5. I was surprised when I was checking out the forum topics that there was no topic headings for things like Cooking, Weather Issues and Boondocking. These are usually hot topics with most motorhome vacationers, weekend campers and full-timers. As for Boondocking, I'm not talking about an occasional night at camp "Wally" (Walmart), but camping in some of the more scenic parks that have no hookups, such as the National Forest Service parks, the Smokey Mountains, etc. Thanks!
  6. Big Bend NP can be a spectacular visit, especially when it rains in the mountains. Not often, but a spectacular view, sometimes you can see the rain evaporating before it hits the ground. Unless you like heat, or have real good AC in your rig, stay away in the summer. When I was young, our scout summer camp, in Fort Davis, averaged in the 110's during the day, more like Arizona than anywhere else. Know know the old saying; but it's a dry heat! <rolling laugh> Plenty of rattlesnakes, and oh yes, there are mountain lion's. You can hear their unique sounding cries at night. There's the "Ghost Lights" in the hills and mountains near Marfa. There was once a huge scientific telescope near Fort Davis, don't know if it is still there, and there is the old restored fort itself. There is Alpine, a unique town, along with valleys and spring fed creeks in the middle of a desert like hill and mountain environment. If your very brave, and have a wild side, there is the Terlingua chili cookoff in the first weekend in November. It's the "Superbowl" of all of the chili cookoffs in the Nation. They actually have it on a ranch 50 or so mile from Alpine near a tiny "one horse" town named Study Butte, TX if I remember my directions correctly. There is no such thing as a town named Terlingua. Be forewarned that the event is more like a motorcycle rally, or a Texas "Woodstock", than a formal cooking contest. I was very young last time I went. On a last note, be careful, you are very close to the border and there are a few serious outlaws wandering in the wilderness in that area. Most are illegals that have crossed the border. It has always been that way since the days of range cattle, no fences, and cattle rustling before Texas was a state, and now days, probably worse due to the drug smugglers. We once had a good friend that was a border patrol agent in that area, he passed on due to illness quite a few years ago. It's perfectly OK to "sight see" but don't linger too long in any one area, especially if you are in a really nice rig, just keep moving. Be careful of strangers that can't speak english. If there is a well protected RV park available, you will be OK. Since I have yet to RV cruise this area, I don;t know the campgrounds. We grew up traveling that area almost every month as my father was a competition marksman and most of the competition events were in Marfa or Presidio. I do look forward to returning and making an RV cruise through the Big Bend area and mountains around Marfa, Presidio, and Alpine someday.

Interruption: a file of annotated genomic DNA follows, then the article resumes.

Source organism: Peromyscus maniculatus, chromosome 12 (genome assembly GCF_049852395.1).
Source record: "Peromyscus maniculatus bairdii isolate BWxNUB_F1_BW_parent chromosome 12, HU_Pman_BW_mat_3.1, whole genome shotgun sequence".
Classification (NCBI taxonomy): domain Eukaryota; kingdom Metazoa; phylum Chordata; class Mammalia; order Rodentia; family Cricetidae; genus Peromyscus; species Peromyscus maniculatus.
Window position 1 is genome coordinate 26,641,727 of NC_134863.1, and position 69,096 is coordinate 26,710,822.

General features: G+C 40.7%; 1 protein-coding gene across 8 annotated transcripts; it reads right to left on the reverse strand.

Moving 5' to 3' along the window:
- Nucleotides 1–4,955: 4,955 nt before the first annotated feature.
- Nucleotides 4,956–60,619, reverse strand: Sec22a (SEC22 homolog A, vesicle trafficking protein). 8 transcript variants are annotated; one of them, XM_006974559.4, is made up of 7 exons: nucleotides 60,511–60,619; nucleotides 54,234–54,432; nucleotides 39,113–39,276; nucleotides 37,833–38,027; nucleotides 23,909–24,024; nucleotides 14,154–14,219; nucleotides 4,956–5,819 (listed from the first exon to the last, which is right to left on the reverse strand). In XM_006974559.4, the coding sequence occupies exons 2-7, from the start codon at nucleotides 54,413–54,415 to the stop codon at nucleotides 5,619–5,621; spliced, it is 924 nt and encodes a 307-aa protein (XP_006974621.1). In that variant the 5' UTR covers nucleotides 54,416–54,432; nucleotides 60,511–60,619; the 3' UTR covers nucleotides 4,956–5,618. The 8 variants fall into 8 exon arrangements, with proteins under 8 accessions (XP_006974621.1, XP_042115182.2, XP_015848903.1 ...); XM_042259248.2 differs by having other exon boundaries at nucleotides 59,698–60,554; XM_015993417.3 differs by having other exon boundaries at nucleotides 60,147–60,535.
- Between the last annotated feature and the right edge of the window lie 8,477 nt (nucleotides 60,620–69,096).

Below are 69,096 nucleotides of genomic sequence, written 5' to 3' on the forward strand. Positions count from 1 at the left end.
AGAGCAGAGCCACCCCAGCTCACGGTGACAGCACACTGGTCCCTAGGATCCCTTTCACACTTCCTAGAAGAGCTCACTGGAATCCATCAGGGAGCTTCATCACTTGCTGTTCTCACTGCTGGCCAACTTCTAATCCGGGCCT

7. Here is a different solution to staying connected literally anywhere. Go to this web site: http://www.mobileinternetsatellite.com These folks are easy to deal with and honest. I am actually posting to this blog from the system they provided! The service I am using from the available set up's offered by these folks is Starband. Starband is similar to the Hughs DirectWay satellite internet system but they don't cut you off if you use too much. Starband just cuts your speed way down for a few days, but you can still connect. So far I have never crossed this threshold, they seem to be very easy to get along with. They play straight and are not manipulative like the cell companies are. You simply just take a test and become your own certified satellite installer. Takes a little learning at first but once you get past that the rest is easy. You could install for others if you wanted some extra income but it's not required. While they do offer the more expensive fully automated systems, I have had great success with nothing more than a manual tripod dish much the same as TV satellite. The reason you must become certified is that the dish actually transmits to the satellite. TV satellite systems cannot communicate with the satellite, they are one way signal receivers only, and hence require no license or certification. This has really become a pet peeve of mine. I just plain got fed up with all of the cell phone companies and they're just plain LOUSY service, and endless consumer manipulation strategies. Tried three different providers, directional antenna's, boosters, and hours upon hours of time fiddling with pointing antenna's and trying to finding decent reception with that type of service. Sometimes I would get great service, but usually very poor service. On one CG spot, good service, another pad in the same park, almost no service. Trees in the way, blind spots, and oh yea, "Agreed Blind Spots". These are spots that are intentionally designated blind spots. I have found that a lot of Corp of Engineers CG's want the cell phone services blanked out in the area or the park. You see, the cell phone antenna's know where you are located with amazing precision. If you happen to be in one of those agreed blind spots you will see a connection start with a high mark, 4 or 5 bars as the modem or air card looks for valid signals, then suddenly revert to 1 or less bars when the cell towers computer system locates your exact position to be in the "no service" zone. Being an "extra class" licensed ham operator, having built my first radio transmitter back in the late 60's I am not new to radio and computer technology. Now days, it only takes one cell tower to locate your position using phased array technology. Triangulation requiring 3 towers is old school legacy technology, still fun on ham fox hunts though. Now, with the dish, it only takes 15 to 20 minutes to set up and lock on the signal, and I'm done! Great speed and an extremely reliable connection. I used to take 1 to 2 hours fiddling with the directional antenna's, boosters, etc., and then in many spots I might just get barely tolerable service. With the dish I do use a meter to lock the signal and highly recommend that, it's a lot faster than giving your wife the walkie talkie and her waitng for the signal strength to show on your computer so she can tell you how you are doing with the dish aiming! Now days, all I need is a hole in the tree just big enough to beam the dish through, and I have yet to land in a spot where I could not do that. Anywhere, in any state, there is always a great internet connection. One last note, with a dish, the signal is beamed straight to the satellite, not very easy for some low life to listen in on your signal like WiFi or cell phone signals and hack into your data. Security is much better. The only downside is that you do have to park somewhere and set up the dish. If you preplan your route from stop to stop this need not be an issue. Just use a notebook computer with WiFi next to a McDonalds or Starbucks or some similar place if you need to connect while in route between stops. For phone service, we just use plain old prepaid cells now, simple, no hassles or manipulations, and you can buy airtime at any WalMart anytime you like, although we don't really use that much airtime. Hey this is my first post here, I'll take more time to figure out the bells and whistles of this blog editor later!